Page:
Mental Health Illness – A Silent Pandemic

Call for Collective Action

By Muzamil Wagay

MENTAL ILLNESS has turned out to be a next major global health challenge, making it a matter of urgent concern considering the enormous distress and burden with subsequent after effects of the COVID-19 pandemic we are witnessing. Poverty, conflicts and other humanitarian crises are closely related to mental illness and, in some cases, they lead to suicide, one of the most common causes of preventable death among teenagers and young adults. And we are not alien to these things here in Kashmir. The burden of crisis induced as a result of the political quagmire we are in ―we have been facing the burnt since long and its ill effects are quite evident. In the absence of appropriate mental health facilities for children and adolescents, the state of mental health in Kashmir has deteriorated. Children have been left powerless and unhappy as a result of the perceived danger and relentless abuse, which has halted their successful coping mechanisms and resulted in a rise in various psychological problems. Talking about the service delivery, we are way behind, more precisely behind the borderline of adequate minimum of the developed world.

Despite a multi-fold increase in mental symptoms of mental ill-health, not much attention is being paid to expand and modernize the present mental health infrastructure. In the past two decades, the only psychiatric hospital in the valley has seen a massive rise in the inflow of patients and is in no way adequate to meet the needs and demands of ever-increasing mental health cases. There is an immediate need, under such circumstances, for mental health services at all fronts and levels – be it micro or macro. The promising District Mental Health Program (DMHP) under the National Mental Health Programme (NMHP) is still in its infancy in the region and so far, no significant progress has been made regarding its implementation. Given the high magnitude of the mental health issues, lack of both pharmacological as well as non pharmacological interventions, and inadequate community-based intervention, there is an urgent need to address this serious problem. Our approach to address mental health concerns is yet to evolve beyond the conventional segregated model of psychiatric care in a setting meant exclusively for such problems. There is, in no way, a mechanism in place in the mainstream health care setting that incorporates a mental health service delivery.

Approaches and Intervention in settings 

Mental health research has emerged predominantly from a health-based discourse, but has been influenced by an increasing awareness of the multiple and complex biological, psychological and social factors that shape mental illnesses (WHO). The dominant mental health care models have proven inadequate to overcome the dynamic complexities of mental illness, which accounts for nearly one-third of all adult disability worldwide. Apart from the concerns about the efficacy and safety of conventional treatments, we have been witnessing disparities in mental health service delivery to different socioeconomic classes and the lack of integration of mental health services into primary care and other medical subspecialties. It is a known fact that individuals with mental health problems often have a wide range of needs that may be social and psychological implying those requiring the services have to access not just to doctors and nurses, but to psychologists, social workers, occupational therapists and other therapists.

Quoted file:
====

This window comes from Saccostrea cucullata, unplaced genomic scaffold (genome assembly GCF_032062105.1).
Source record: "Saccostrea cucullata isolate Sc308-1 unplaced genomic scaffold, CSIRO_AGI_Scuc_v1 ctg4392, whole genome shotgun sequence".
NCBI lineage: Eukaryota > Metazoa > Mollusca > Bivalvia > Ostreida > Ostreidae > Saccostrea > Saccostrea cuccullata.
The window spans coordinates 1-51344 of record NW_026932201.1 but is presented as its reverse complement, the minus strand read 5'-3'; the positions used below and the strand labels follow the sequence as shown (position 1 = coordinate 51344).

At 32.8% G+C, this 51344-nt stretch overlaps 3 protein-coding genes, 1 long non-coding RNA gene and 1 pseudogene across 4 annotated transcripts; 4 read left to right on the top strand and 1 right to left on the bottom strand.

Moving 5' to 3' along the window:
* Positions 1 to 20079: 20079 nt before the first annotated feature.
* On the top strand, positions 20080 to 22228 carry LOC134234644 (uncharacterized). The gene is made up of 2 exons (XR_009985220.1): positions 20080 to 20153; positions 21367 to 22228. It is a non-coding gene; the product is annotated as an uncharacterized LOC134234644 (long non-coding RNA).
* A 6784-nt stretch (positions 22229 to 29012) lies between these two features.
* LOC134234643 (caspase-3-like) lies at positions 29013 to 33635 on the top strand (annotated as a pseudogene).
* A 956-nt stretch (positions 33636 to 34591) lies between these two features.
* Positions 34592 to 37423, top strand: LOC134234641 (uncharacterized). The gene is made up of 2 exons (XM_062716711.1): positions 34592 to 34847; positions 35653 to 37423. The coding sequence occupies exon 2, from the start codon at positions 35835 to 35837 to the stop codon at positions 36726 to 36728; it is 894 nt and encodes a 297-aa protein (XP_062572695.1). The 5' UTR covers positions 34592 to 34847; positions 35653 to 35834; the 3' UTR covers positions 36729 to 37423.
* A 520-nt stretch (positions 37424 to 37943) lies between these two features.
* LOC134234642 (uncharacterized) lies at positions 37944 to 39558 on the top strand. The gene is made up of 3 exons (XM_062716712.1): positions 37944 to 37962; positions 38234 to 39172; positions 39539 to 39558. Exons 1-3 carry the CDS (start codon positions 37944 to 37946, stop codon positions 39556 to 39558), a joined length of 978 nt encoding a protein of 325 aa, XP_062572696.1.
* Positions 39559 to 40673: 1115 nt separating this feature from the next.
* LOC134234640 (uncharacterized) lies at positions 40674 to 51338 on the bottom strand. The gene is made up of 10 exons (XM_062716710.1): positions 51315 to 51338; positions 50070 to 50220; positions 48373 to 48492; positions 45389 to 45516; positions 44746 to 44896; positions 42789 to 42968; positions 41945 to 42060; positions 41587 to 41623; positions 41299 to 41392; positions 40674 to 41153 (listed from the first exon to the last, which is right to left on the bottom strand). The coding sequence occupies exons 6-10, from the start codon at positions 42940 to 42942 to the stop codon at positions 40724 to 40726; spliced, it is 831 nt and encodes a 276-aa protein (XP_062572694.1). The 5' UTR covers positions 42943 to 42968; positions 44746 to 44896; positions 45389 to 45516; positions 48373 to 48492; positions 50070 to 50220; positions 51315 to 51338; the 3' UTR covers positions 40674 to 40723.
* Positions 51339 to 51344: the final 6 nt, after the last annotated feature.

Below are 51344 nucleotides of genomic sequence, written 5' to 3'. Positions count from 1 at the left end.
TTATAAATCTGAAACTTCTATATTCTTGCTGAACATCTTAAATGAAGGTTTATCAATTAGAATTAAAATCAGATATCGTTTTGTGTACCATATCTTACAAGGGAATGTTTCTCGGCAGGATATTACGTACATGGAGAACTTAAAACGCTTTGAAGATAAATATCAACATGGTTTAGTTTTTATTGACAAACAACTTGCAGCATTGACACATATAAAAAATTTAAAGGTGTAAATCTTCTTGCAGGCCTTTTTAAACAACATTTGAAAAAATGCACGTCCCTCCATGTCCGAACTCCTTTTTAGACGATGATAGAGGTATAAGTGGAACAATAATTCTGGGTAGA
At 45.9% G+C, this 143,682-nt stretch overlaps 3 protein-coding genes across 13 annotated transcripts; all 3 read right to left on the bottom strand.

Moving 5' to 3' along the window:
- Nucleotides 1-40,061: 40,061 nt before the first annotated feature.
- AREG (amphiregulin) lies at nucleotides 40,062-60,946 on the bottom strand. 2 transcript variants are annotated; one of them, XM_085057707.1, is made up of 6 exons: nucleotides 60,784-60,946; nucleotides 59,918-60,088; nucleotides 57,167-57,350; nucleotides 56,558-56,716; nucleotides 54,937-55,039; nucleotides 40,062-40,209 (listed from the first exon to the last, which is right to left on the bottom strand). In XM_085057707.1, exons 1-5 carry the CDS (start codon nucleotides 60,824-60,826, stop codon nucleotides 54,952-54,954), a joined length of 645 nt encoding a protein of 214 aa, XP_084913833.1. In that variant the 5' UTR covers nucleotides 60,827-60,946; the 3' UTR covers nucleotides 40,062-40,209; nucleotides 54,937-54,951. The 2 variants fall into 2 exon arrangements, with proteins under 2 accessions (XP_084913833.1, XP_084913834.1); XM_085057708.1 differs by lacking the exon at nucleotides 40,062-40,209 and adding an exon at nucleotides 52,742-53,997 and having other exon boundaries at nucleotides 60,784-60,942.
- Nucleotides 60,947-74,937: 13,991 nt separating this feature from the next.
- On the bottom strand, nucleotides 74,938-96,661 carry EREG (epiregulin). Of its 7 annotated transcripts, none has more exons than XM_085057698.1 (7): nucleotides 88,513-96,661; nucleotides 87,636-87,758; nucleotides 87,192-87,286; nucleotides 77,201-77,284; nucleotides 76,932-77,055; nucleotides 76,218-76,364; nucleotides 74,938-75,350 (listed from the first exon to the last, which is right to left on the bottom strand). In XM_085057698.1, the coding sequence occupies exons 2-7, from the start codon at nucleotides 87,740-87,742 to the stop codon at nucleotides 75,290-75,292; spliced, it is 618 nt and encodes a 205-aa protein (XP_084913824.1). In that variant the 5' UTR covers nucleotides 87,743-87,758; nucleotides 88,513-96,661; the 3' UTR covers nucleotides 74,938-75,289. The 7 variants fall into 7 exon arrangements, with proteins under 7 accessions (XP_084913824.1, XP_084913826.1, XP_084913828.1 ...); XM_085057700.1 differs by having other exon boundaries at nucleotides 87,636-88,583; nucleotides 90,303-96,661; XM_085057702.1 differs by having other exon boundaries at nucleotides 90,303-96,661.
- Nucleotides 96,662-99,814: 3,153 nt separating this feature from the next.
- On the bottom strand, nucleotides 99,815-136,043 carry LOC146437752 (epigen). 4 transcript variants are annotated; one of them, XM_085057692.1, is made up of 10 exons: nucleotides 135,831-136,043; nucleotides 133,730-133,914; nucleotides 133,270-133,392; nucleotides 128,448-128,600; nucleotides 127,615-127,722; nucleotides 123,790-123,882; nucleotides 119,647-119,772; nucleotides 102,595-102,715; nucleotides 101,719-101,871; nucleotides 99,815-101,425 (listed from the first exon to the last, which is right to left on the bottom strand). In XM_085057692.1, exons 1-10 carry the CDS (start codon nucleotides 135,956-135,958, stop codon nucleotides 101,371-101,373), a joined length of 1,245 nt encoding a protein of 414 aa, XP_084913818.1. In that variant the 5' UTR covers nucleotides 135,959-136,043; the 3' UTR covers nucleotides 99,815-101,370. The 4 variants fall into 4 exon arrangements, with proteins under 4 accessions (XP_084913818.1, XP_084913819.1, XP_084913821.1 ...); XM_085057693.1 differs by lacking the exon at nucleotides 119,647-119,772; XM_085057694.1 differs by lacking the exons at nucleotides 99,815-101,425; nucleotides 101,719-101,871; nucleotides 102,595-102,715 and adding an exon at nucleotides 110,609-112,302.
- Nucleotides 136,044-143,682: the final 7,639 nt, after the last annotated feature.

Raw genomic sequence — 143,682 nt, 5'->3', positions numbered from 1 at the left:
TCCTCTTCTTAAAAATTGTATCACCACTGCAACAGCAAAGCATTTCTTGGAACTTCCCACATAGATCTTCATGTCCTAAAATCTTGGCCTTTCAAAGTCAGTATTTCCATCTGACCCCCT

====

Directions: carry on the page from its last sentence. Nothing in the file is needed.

Designing Alternate Models of Care

We have not yet seen any significant outcome in terms of mental health care as the overriding effects of illness are ever increasing with each passing day. We have learned that quite recently when COVID hit and with how lonely we got when the lockdown was in place. The burden somehow increased and there was no mindfulness to unlock happiness within and outside. That’s where we felt that how much health, relationships, interests, mattered. The work had to be kept all aside and we just sought ways to get on the routine. The championed care models began to lose essence and we could realise that there should be in place a basic human model of care- models capable of more adequately addressing mental illness in primary care settings, taking into account complex medical, psychological, social, and cultural factors. These circumstances call for radical change in the paradigm and practices of mental health care, including improving standards of clinician training, developing new research methods, and re-envisioning current models of mental health care delivery.

Convergence and Integrated Approach

Convergence doesn’t mean just more on print and less on ground. There should be a zeal to incorporate and implement it in the settings by orienting people responsible for it. More interprofessional education and training on mental health, both in terms of its genesis and interconnectivity with physical health must be put on priority. This training must be cemented into the early basic training of all health and social care staff as a matter of urgency; that all professional bodies should make such training a requirement of ongoing professional development for their members; that staff across different disciplines should have regular opportunities to exchange expertise and information. “Better integration can help drive positive change. But in the end, this is not only about systems, it’s about people at the helm. It’s about inspiring local leaders, dedicated and energetic staff and individuals who deserve the most integrated, personalised and empowering care and support we can offer.” (National Collaboration for Integrated Care and Support, UK)